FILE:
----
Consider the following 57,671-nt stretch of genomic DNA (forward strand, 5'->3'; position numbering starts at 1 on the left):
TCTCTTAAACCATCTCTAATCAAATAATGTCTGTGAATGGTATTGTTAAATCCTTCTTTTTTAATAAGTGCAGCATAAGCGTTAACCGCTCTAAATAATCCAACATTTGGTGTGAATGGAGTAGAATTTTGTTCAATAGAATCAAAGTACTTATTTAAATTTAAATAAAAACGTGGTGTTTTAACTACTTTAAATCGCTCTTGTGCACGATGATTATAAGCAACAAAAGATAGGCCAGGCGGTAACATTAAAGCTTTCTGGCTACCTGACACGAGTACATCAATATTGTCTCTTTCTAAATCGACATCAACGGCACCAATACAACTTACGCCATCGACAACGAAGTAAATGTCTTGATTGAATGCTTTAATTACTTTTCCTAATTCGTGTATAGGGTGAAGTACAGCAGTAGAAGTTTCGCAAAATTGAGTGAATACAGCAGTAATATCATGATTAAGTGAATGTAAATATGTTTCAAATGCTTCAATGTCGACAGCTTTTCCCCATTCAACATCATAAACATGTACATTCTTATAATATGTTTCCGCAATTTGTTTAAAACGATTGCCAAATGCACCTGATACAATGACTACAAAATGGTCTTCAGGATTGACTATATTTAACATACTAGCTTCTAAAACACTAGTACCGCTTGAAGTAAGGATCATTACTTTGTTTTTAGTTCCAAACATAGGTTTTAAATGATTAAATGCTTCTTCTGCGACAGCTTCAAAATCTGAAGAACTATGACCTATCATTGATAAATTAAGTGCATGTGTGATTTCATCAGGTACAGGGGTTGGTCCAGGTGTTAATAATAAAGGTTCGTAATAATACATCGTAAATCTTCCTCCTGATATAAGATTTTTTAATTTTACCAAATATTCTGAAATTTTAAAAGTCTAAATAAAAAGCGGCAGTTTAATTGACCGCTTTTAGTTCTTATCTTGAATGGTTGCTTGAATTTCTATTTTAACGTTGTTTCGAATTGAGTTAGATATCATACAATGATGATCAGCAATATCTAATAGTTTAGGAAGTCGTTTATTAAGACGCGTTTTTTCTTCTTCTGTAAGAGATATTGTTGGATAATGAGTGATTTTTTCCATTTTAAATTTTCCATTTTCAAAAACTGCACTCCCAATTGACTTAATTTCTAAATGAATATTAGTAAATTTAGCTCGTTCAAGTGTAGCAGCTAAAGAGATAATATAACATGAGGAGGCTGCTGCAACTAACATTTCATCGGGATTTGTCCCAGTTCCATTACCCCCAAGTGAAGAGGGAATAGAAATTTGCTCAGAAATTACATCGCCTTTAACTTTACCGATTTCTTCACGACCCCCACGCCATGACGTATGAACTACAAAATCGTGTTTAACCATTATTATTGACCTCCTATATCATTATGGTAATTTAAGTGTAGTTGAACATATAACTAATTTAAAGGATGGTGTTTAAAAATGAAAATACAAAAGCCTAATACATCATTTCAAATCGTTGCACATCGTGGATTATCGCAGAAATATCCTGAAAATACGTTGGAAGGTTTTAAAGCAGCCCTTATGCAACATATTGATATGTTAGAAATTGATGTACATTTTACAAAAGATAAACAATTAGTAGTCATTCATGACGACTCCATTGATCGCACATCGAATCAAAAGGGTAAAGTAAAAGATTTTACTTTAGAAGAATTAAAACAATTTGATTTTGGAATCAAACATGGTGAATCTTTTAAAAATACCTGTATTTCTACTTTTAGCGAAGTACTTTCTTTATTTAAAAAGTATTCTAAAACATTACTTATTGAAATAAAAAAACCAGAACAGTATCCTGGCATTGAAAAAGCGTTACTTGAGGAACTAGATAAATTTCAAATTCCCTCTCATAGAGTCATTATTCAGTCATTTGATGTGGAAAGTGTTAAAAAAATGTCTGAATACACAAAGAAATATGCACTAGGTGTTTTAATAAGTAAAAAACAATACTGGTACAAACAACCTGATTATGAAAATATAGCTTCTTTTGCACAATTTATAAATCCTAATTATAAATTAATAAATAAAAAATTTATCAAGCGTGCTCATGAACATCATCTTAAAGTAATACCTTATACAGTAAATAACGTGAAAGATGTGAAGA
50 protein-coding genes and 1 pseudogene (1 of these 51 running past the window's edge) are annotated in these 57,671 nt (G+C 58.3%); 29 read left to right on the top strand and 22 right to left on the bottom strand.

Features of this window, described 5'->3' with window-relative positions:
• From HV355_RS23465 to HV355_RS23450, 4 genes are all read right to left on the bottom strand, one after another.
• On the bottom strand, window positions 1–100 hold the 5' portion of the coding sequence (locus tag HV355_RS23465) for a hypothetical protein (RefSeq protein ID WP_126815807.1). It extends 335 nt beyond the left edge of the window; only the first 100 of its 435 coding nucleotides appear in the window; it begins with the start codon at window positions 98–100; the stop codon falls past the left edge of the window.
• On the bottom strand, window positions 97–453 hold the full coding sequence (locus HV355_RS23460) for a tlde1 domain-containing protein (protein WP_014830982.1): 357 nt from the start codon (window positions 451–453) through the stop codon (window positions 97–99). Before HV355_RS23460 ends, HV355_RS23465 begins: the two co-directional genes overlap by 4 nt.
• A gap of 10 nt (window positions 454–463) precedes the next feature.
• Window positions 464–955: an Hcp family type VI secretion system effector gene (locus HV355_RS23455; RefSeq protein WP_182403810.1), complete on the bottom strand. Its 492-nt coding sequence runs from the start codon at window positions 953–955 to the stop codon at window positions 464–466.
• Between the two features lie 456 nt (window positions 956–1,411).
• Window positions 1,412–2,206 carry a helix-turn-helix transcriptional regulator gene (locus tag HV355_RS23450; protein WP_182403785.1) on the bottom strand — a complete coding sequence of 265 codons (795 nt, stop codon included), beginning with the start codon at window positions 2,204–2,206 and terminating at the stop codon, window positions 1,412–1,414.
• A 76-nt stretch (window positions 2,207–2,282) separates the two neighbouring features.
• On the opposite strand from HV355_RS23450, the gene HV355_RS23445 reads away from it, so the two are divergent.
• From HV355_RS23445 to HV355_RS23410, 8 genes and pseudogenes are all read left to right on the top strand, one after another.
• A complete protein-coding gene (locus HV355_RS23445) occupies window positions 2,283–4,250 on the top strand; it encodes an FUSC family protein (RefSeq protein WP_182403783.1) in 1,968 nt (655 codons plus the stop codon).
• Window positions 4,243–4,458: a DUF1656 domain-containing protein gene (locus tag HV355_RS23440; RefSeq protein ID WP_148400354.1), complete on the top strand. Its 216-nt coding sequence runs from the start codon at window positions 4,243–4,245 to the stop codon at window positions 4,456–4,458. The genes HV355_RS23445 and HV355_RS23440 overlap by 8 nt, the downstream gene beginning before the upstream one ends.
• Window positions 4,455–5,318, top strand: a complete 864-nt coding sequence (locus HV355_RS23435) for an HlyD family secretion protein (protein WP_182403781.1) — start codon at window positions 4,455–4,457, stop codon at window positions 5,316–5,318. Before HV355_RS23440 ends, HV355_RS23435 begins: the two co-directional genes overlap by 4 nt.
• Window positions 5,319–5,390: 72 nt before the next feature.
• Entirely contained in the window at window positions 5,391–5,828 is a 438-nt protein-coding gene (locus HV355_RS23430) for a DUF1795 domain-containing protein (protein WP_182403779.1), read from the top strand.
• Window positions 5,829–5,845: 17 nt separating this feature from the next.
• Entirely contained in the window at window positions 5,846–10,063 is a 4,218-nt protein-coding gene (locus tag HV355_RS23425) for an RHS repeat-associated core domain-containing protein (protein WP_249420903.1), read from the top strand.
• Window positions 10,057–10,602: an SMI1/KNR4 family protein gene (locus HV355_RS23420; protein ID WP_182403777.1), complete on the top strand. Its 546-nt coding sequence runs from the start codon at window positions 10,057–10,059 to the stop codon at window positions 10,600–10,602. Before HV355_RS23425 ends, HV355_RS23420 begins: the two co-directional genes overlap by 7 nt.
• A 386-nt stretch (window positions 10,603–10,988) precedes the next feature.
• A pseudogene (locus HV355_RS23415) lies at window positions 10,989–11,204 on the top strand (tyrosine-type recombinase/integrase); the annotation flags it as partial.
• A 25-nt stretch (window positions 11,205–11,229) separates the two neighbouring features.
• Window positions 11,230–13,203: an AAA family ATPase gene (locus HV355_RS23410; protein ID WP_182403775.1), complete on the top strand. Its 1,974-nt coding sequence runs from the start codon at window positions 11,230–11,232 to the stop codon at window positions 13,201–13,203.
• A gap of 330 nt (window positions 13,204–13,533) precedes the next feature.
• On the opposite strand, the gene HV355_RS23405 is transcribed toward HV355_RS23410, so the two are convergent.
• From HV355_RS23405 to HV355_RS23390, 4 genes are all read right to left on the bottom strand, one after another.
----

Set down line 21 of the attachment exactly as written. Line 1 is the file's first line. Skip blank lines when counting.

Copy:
• Entirely contained in the window at window positions 5,846–10,063 is a 4,218-nt protein-coding gene (locus tag HV355_RS23425) for an RHS repeat-associated core domain-containing protein (protein WP_249420903.1), read from the top strand.